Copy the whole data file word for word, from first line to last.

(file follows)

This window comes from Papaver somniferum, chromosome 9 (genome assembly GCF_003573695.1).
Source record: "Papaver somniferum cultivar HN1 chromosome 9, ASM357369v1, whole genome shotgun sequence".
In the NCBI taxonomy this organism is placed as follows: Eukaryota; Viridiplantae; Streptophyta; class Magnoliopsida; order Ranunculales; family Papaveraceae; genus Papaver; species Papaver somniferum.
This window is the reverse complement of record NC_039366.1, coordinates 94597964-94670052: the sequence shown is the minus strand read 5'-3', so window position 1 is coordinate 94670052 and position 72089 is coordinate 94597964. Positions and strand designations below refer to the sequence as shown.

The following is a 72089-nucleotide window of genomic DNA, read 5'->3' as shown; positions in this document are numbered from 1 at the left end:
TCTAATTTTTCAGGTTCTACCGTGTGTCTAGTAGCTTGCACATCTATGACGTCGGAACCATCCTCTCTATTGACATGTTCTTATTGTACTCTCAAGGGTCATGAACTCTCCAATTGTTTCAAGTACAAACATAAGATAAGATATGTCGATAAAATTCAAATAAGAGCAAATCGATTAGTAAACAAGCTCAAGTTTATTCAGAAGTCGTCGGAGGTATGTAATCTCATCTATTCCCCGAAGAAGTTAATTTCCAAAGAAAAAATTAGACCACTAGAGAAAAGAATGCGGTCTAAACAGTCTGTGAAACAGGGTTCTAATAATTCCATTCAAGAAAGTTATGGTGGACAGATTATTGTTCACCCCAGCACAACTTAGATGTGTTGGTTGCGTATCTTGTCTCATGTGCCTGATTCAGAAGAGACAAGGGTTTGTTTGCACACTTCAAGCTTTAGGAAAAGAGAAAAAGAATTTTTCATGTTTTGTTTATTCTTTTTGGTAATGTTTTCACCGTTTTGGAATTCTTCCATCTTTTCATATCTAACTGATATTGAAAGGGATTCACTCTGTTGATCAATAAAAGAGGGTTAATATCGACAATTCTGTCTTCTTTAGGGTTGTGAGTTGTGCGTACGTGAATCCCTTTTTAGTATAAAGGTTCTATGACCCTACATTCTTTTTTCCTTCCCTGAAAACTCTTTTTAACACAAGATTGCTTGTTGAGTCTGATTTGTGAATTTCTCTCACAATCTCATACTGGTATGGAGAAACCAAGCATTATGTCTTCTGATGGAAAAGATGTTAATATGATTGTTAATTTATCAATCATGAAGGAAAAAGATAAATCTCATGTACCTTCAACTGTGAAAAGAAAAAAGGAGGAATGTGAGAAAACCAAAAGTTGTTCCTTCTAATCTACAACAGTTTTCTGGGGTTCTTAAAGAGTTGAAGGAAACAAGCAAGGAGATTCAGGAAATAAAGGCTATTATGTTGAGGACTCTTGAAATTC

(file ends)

This window comes from Papaver somniferum, chromosome 9 (genome assembly GCF_003573695.1).
Source record: "Papaver somniferum cultivar HN1 chromosome 9, ASM357369v1, whole genome shotgun sequence".
In the NCBI taxonomy this organism is placed as follows: Eukaryota; Viridiplantae; Streptophyta; class Magnoliopsida; order Ranunculales; family Papaveraceae; genus Papaver; species Papaver somniferum.
This window is the reverse complement of record NC_039366.1, coordinates 94597964-94670052: the sequence shown is the minus strand read 5'-3', so window position 1 is coordinate 94670052 and position 72089 is coordinate 94597964. Positions and strand designations below refer to the sequence as shown.

The following is a 72089-nucleotide window of genomic DNA, read 5'->3' as shown; positions in this document are numbered from 1 at the left end:
TCTAATTTTTCAGGTTCTACCGTGTGTCTAGTAGCTTGCACATCTATGACGTCGGAACCATCCTCTCTATTGACATGTTCTTATTGTACTCTCAAGGGTCATGAACTCTCCAATTGTTTCAAGTACAAACATAAGATAAGATATGTCGATAAAATTCAAATAAGAGCAAATCGATTAGTAAACAAGCTCAAGTTTATTCAGAAGTCGTCGGAGGTATGTAATCTCATCTATTCCCCGAAGAAGTTAATTTCCAAAGAAAAAATTAGACCACTAGAGAAAAGAATGCGGTCTAAACAGTCTGTGAAACAGGGTTCTAATAATTCCATTCAAGAAAGTTATGGTGGACAGATTATTGTTCACCCCAGCACAACTTAGATGTGTTGGTTGCGTATCTTGTCTCATGTGCCTGATTCAGAAGAGACAAGGGTTTGTTTGCACACTTCAAGCTTTAGGAAAAGAGAAAAAGAATTTTTCATGTTTTGTTTATTCTTTTTGGTAATGTTTTCACCGTTTTGGAATTCTTCCATCTTTTCATATCTAACTGATATTGAAAGGGATTCACTCTGTTGATCAATAAAAGAGGGTTAATATCGACAATTCTGTCTTCTTTAGGGTTGTGAGTTGTGCGTACGTGAATCCCTTTTTAGTATAAAGGTTCTATGACCCTACATTCTTTTTTCCTTCCCTGAAAACTCTTTTTAACACAAGATTGCTTGTTGAGTCTGATTTGTGAATTTCTCTCACAATCTCATACTGGTATGGAGAAACCAAGCATTATGTCTTCTGATGGAAAAGATGTTAATATGATTGTTAATTTATCAATCATGAAGGAAAAAGATAAATCTCATGTACCTTCAACTGTGAAAAGAAAAAAGGAGGAATGTGAGAAAACCAAAAGTTGTTCCTTCTAATCTACAACAGTTTTCTGGGGTTCTTAAAGAGTTGAAGGAAACAAGCAAGGAGATTCAGGAAATAAAGGCTATTATGTTGAGGACTCTTGAAATTC